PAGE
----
The Web of Data is messy. It contains billions of facts hosted by many different parties, represented using a variety of vocabularies with varying degrees of preciseness, and supplied in an inconsistent fashion. These are not deficiencies in the Web of Data, instead they are the core to the open world that allows providers to easily expose and connect their data. However, the messiness of the WoD is currently not taken advantage of. The Web of Data (WoD) is treaten as a database where precise queries can be formulated and answers are definitive. There is a need for the Semantic Web research community to focus on returning “good enough” answers.
The SOKS symposium is a two-days event discussing the relation between CI and KRR in the context of the Semantic Web. The goal is to bring together researchers working on CI, the Semantic Web and Complex Systems to highlight some of the currently happening cross-research and foster new opportunities of collaboration.
The Benelux Association for Artificial Intelligence (BNVKI-AIABN), the Network Institute and the Netherlands research school for Information and Knowledge Systems (SIKS) are generously sponsoring this event.
The dates are the 28th and 29th of April 2010. The location is the VU University Amsterdam in Amsterdam. The schedule is as follows:
|Martijn Schut – Guszti Eiben
Introduction to Evolutionary Computing and Situated Evolution (Slides)
We discuss the notion of situated evolution. Our treatment includes positioning situated evolution on the map of evolutionary processes in terms of time- and space-embeddedness, and the identification of decentralization as an orthogonal property. We proceed with a selected overview of related literature in the categories of our interest. This overview enables us to distill further detailes that distinguish the encountered methods. As it turns out the essential differences can be captured through the mechanics of selection and fertilization. These insights are aggregated into a new model called the Situated Evolution Method, which is then used to provide a fine-grained map of exisiting work.
|Frank van Harmelen
Introduction to the Semantic Web
Data trails reconstruction at the community level in the Web of data (Video)
Socio-semantic networks continuously produce data over the Web in a time consistent manner. From scientific communities publishing new findings in archives to citizens confronting their opinions in blogs, there is a real challenge to reconstruct, at the community level, the data trails they produce in order to have a global representation of the topics unfolding in these public arena. We will present such methods of reconstruction in the framework of co-word analysis, highlighting perspectives for the development of innovative tools for our daily interactions with their productions.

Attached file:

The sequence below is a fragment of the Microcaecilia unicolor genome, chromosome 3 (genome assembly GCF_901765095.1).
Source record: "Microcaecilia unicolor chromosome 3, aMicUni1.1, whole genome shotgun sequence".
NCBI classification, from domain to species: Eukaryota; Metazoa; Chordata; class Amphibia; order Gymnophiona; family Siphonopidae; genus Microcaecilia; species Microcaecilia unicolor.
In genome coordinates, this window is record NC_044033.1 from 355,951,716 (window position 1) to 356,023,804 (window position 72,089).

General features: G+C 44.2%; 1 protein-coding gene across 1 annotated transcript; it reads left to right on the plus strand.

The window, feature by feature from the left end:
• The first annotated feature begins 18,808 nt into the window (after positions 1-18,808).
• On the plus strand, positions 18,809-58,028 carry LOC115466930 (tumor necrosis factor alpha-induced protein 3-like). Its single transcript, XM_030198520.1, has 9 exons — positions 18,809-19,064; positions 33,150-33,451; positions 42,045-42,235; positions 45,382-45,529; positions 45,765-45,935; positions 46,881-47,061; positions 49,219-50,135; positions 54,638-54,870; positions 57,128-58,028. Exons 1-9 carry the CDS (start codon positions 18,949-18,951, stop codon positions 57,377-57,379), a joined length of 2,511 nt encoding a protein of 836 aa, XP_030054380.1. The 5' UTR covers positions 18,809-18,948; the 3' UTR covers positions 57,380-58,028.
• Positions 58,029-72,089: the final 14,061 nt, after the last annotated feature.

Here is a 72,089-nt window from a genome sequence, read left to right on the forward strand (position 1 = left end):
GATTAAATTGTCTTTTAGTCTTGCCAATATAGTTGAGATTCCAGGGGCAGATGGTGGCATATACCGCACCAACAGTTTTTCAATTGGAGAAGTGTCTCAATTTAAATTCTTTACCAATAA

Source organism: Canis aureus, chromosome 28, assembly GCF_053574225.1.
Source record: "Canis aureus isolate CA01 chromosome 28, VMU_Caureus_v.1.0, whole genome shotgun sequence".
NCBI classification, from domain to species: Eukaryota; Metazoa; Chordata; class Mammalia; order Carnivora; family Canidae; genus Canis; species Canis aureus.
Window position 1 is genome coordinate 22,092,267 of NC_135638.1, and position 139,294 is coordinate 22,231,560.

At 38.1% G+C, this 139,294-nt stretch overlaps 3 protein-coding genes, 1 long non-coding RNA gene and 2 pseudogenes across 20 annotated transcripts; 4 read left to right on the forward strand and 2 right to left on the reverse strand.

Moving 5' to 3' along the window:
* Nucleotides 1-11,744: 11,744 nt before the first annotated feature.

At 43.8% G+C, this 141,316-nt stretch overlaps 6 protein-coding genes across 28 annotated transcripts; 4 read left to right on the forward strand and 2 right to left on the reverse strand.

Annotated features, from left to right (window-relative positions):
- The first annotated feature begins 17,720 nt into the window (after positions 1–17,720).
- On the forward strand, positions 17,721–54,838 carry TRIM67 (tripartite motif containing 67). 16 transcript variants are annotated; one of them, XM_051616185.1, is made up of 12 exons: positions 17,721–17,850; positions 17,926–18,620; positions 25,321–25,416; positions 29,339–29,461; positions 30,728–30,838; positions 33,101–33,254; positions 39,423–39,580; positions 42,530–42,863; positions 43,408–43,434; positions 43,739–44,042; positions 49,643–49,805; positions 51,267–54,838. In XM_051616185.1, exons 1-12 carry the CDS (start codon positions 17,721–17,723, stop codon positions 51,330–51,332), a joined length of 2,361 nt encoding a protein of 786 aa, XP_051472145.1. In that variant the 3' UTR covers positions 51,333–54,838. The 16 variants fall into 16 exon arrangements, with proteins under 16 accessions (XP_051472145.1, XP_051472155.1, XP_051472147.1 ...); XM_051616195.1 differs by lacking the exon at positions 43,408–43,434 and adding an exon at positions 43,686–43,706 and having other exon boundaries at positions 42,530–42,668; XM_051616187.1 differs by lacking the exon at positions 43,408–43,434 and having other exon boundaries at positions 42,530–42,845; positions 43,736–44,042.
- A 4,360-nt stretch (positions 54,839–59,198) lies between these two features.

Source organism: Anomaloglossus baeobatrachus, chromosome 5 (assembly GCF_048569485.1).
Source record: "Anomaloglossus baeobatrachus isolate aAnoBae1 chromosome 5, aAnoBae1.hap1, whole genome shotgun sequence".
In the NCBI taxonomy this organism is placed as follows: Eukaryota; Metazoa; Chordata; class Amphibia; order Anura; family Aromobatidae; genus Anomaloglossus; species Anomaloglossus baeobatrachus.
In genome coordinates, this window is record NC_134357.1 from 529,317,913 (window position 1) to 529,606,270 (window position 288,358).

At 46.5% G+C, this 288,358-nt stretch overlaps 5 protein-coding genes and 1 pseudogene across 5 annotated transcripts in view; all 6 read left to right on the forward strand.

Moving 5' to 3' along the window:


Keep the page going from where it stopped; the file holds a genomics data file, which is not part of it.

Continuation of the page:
Social Semantic Collaboration with the Desktop (Slides,Video)
The Social Semantic Desktop, defines a user's personal information environment as a source and end-point of the Semantic Web: Knowledge workers comprehensively express their information and data with respect to their own conceptualizations. This covers the aspects of social semantics and meta-data creation.
Emergent Semantics (Slides,Video)
Emergent semantics refers to a set of principles and techniques analyzing the evolution of decentralized semantic structures in large scale distributed information systems. Emergent semantics approaches model the semantics of a distributed system as an ensemble of relationships between syntactic structures.
They consider both the representation of semantics and the discovery of the proper interpretation of symbols as the result of a self-organizing process performed by distributed agents exchanging symbols and having utilities dependent on the proper interpretation of the symbols. This is a complex systems perspective on the problem of dealing with semantics.
Self-organization in Distributed Semantic Repositories (Slides,Video)
Principles from nature-inspired selforganization can help to attack the massive scalability challenges in future internet infrastructures. We researched into ant-like mechanisms for clustering semantic information. We outline algorithms to store related information within clusters to facilitate efficient and scalable retrieval.
At the core are similarity measures that cannot consider global information such as a completly shared ontology. Mechanisms for syntax-based URI-similarity and the usage of a dynamic partial view on an ontology for path-length based similarity are described and evaluated. We give an outlook on how to consider application specific relations for clustering with a usecase in geo-information systems.
The symposium will take place in the main building (“Hoofdgebouw”) of the VU Amsterdam at:
De Boelelaan 1105 1081 HV Amsterdam